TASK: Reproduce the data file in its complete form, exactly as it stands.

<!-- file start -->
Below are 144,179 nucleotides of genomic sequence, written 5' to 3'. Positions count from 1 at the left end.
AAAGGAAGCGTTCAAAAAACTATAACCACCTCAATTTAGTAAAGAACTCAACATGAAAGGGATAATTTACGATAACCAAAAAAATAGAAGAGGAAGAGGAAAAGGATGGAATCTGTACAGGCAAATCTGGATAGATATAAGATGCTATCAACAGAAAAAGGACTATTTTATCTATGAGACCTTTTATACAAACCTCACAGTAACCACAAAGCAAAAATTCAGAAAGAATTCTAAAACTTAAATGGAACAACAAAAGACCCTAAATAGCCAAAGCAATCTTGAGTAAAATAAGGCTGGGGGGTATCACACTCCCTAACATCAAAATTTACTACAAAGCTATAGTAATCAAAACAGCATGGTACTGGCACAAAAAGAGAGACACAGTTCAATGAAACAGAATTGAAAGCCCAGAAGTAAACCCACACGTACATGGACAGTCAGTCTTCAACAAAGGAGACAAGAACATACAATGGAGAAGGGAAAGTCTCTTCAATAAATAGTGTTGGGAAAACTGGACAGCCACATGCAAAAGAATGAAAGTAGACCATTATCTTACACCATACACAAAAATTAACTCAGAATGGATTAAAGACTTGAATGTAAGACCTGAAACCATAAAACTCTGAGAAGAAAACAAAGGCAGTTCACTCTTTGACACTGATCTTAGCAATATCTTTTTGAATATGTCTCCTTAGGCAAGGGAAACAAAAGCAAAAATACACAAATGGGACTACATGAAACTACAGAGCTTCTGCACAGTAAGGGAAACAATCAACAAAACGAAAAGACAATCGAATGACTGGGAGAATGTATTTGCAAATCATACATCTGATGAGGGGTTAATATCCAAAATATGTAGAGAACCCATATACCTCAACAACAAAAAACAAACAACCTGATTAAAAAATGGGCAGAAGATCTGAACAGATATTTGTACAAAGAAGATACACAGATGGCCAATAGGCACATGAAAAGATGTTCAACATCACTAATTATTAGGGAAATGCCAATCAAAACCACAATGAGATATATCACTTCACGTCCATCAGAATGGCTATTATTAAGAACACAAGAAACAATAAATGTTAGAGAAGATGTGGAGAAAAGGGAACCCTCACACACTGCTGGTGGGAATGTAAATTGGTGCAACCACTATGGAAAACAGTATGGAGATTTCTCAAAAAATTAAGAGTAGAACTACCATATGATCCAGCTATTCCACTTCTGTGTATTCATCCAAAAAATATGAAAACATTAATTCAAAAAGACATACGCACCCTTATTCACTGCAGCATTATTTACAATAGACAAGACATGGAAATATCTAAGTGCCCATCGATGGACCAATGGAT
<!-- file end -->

Below are 144,179 nucleotides of genomic sequence, written 5' to 3'. Positions count from 1 at the left end.
AAAGGAAGCGTTCAAAAAACTATAACCACCTCAATTTAGTAAAGAACTCAACATGAAAGGGATAATTTACGATAACCAAAAAAATAGAAGAGGAAGAGGAAAAGGATGGAATCTGTACAGGCAAATCTGGATAGATATAAGATGCTATCAACAGAAAAAGGACTATTTTATCTATGAGACCTTTTATACAAACCTCACAGTAACCACAAAGCAAAAATTCAGAAAGAATTCTAAAACTTAAATGGAACAACAAAAGACCCTAAATAGCCAAAGCAATCTTGAGTAAAATAAGGCTGGGGGGTATCACACTCCCTAACATCAAAATTTACTACAAAGCTATAGTAATCAAAACAGCATGGTACTGGCACAAAAAGAGAGACACAGTTCAATGAAACAGAATTGAAAGCCCAGAAGTAAACCCACACGTACATGGACAGTCAGTCTTCAACAAAGGAGACAAGAACATACAATGGAGAAGGGAAAGTCTCTTCAATAAATAGTGTTGGGAAAACTGGACAGCCACATGCAAAAGAATGAAAGTAGACCATTATCTTACACCATACACAAAAATTAACTCAGAATGGATTAAAGACTTGAATGTAAGACCTGAAACCATAAAACTCTGAGAAGAAAACAAAGGCAGTTCACTCTTTGACACTGATCTTAGCAATATCTTTTTGAATATGTCTCCTTAGGCAAGGGAAACAAAAGCAAAAATACACAAATGGGACTACATGAAACTACAGAGCTTCTGCACAGTAAGGGAAACAATCAACAAAACGAAAAGACAATCGAATGACTGGGAGAATGTATTTGCAAATCATACATCTGATGAGGGGTTAATATCCAAAATATGTAGAGAACCCATATACCTCAACAACAAAAAACAAACAACCTGATTAAAAAATGGGCAGAAGATCTGAACAGATATTTGTACAAAGAAGATACACAGATGGCCAATAGGCACATGAAAAGATGTTCAACATCACTAATTATTAGGGAAATGCCAATCAAAACCACAATGAGATATATCACTTCACGTCCATCAGAATGGCTATTATTAAGAACACAAGAAACAATAAATGTTAGAGAAGATGTGGAGAAAAGGGAACCCTCACACACTGCTGGTGGGAATGTAAATTGGTGCAACCACTATGGAAAACAGTATGGAGATTTCTCAAAAAATTAAGAGTAGAACTACCATATGATCCAGCTATTCCACTTCTGTGTATTCATCCAAAAAATATGAAAACATTAATTCAAAAAGACATACGCACCCTTATTCACTGCAGCATTATTTACAATAGACAAGACATGGAAATATCTAAGTGCCCATCGATGGACCAATGGAT